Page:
Clare Kavanagh on whether or not Irish business is really serious about customer experience
A talk by Aisling Hassel, Airbnb’s head of global CX, at a recent event organised by CXPA Ireland was inspiring. Airbnb are game changers and not just in how they democratised travel. In a CX context, they have motivated and enabled employee to deliver a powerful customer-centric strategy based on that most precarious of marketing variables: trust.
The result – 200 million guests and counting. At W5, we wanted to assess the extent to which employees in Ireland are encouraged to engage with the current CX agenda. We conducted an online poll in September, surveying a nationally representative, quota-controlled sample of 1,000 workers. By mirroring a study we did last year, it allowed us to benchmark the data.
Little has changed
The first striking and somewhat disappointing finding was that there has been little change over the course of a year in many measures. Though almost all employees claimed that a positive customer experience is the primary goal of the organisation for which they work, a culture of customer centricity was found still to be failing to extend to all levels.
Awareness and belief in the customer experience agenda is much less developed among workers, as opposed to management. Public service workers and staff in larger companies continue to be less likely to be aware or convinced of the importance of customer experience.
More work to do
The survey also revealed that Irish employers must try harder to engage staff in the customer experience process. Almost half of employees are not convinced that they know how they fit into and impact on the customer experience ‘big picture’. Just two out of five believe their ideas to improve customer experience are encouraged.
Only just over one in three feel that customer feedback is communicated to them effectively and one in four believe that employees’ customer experience efforts are celebrated. From our own consultancy work, we know that these practices are really critical to engage employees and deliver positive customer experience.
However, our research did suggest that there is one factor that makes all the difference when it comes to creating and sustaining a CX culture that delivers. The distinguishing factor is the CEO. We asked employees the extent to which they felt that the CEO in an organisation for which they work leads by example in creating a customer-centric culture.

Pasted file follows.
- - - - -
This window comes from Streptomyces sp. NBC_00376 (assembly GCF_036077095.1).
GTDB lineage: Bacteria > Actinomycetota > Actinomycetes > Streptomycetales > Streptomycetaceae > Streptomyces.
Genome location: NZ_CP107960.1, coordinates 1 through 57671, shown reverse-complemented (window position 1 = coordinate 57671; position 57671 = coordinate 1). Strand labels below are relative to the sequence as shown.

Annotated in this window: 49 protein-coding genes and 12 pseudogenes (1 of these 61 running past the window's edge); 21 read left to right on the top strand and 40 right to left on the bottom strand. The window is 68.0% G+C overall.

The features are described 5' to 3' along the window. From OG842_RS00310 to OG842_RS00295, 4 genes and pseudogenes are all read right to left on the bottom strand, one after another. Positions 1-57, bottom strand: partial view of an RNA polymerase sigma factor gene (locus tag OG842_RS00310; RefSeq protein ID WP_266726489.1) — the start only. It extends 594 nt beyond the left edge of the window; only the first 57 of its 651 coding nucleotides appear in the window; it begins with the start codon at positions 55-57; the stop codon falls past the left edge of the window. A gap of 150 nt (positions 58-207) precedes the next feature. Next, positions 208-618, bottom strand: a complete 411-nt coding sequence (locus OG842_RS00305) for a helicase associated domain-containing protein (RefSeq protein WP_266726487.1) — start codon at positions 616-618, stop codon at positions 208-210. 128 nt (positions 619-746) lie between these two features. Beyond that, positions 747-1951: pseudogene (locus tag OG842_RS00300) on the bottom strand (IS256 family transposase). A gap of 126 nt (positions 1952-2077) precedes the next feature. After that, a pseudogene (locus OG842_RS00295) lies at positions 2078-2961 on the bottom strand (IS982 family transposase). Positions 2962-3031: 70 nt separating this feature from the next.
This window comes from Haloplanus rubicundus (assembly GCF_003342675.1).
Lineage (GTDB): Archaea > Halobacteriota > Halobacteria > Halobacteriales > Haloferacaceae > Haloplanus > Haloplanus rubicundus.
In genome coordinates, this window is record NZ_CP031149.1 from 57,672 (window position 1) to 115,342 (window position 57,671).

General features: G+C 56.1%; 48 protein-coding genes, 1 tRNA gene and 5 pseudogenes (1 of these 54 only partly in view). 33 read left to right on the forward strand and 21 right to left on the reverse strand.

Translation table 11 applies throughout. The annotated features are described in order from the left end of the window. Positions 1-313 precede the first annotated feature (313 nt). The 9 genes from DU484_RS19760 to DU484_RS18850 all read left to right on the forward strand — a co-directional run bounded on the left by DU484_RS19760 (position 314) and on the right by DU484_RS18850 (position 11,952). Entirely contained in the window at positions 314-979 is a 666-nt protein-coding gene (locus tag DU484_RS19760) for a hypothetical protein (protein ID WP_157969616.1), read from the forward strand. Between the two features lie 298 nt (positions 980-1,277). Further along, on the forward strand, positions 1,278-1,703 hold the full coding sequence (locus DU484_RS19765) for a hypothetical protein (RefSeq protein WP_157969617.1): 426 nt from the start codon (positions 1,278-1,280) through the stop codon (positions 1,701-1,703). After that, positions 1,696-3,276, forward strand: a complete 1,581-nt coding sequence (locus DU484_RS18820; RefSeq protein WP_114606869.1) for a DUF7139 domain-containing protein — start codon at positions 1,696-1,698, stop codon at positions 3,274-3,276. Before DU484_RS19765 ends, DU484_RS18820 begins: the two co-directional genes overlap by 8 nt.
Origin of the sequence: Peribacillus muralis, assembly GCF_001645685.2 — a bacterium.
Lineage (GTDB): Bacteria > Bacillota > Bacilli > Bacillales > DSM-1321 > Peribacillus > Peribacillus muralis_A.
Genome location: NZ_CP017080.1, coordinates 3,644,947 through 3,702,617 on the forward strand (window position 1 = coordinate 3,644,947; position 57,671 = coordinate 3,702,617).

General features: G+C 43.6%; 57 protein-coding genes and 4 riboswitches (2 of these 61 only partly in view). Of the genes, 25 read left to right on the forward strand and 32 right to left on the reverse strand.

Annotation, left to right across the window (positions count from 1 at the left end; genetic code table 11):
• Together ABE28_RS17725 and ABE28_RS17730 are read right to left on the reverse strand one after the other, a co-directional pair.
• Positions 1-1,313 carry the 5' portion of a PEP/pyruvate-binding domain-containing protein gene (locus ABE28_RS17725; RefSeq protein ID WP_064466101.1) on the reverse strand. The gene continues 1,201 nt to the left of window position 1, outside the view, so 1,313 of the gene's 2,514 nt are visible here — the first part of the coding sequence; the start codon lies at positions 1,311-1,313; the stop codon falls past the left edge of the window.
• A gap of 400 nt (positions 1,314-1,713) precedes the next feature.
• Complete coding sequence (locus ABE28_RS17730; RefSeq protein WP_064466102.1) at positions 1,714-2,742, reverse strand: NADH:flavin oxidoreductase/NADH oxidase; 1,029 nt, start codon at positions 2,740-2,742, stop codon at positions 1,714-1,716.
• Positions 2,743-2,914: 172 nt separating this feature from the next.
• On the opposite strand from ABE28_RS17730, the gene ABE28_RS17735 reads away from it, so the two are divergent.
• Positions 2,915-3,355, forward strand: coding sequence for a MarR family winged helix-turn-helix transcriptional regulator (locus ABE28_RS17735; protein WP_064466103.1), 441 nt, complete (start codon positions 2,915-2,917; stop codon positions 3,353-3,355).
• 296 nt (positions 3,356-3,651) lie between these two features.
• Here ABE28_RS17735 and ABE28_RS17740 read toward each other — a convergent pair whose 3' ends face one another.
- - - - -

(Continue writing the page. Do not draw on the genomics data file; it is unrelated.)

Although less than one in three claimed that their CEO does so, these respondents were much more likely to believe that customer experience is the primary goal of the organisation; feel that what they do impacts on the service received; be more confident that their ideas to improve the customer experience are welcomed and claim customer feedback is shared effectively with employees and that successes are celebrated.
Of particular importance is that they were also much more likely to advocate their organisation’s products and services, as well as advocate working there. Beyond the indisputable facts of this research, from our own experience working closely in SME and larger organisations, we know that a convinced and leading CEO is so important to customer experience. A person drives coherence in an organisation and strategic focus, ensuring that the brand promises are understood and delivered by employees across the organisation.
So how do we convince CEOs of the customer experience agenda and get them fully on board? Bluntly, money talks. We need to be able to show the revenue benefits of a strong customer experience strategy in terms of reducing churn, upselling and new customer acquisition through enhanced word of mouth.
There are many US studies proving that positive customer experience is the leading driver of financial success. We need to build the same evidence base here in Ireland. We need rigorous financial measures of our customer experience success.
Once the CEO is convinced, then we need to start building the aligned commitment of the senior management team to the customer experience agenda. There are a number of ways to do this, depending on the organisation and team. A starting point that often works well is simply but provocatively to ask: To what extent do we share a common understanding and commitment to a desired customer experience? What is the experience? We can then start to drill into and build on what customer experience really means to the organisation.
Fad or future?
We’re all a little obsessed with customer experience at the minute. But how do we ensure that this is not just a fad, or the fashion of today? Rather a practice, a style that establishes itself and endures? We need to listen to and empower the employees who have told us that they have a greater role to play in creating winning customer experiences. We need the leadership which understands and enables this. We need the data to make the financial case. We need the Irish customer experience success stories that convince and inspire.
Clare Kavanagh, CCXP, is managing director of specialist customer experience (CX) measurement and insight consultancy, W5